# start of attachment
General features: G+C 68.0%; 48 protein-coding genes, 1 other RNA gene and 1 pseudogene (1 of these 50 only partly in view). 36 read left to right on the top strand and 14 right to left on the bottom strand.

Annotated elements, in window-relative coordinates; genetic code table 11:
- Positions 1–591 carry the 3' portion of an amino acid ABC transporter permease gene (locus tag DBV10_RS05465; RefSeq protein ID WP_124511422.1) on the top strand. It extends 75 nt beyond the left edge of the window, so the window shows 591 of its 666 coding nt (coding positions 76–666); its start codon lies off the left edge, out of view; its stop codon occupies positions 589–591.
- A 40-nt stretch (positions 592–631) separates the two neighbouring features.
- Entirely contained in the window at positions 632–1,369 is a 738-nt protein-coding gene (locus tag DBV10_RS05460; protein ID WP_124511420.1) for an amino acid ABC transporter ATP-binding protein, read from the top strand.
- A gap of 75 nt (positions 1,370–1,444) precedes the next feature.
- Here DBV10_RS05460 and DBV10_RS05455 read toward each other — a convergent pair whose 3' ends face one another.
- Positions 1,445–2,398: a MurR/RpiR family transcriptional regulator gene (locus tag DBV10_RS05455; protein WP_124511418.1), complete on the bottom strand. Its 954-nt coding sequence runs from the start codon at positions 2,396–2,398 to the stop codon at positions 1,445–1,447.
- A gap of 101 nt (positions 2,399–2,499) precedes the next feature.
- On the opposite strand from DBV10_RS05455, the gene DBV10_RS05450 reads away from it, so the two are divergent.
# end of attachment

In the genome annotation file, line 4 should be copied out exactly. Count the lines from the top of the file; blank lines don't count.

- A 40-nt stretch (positions 592–631) separates the two neighbouring features.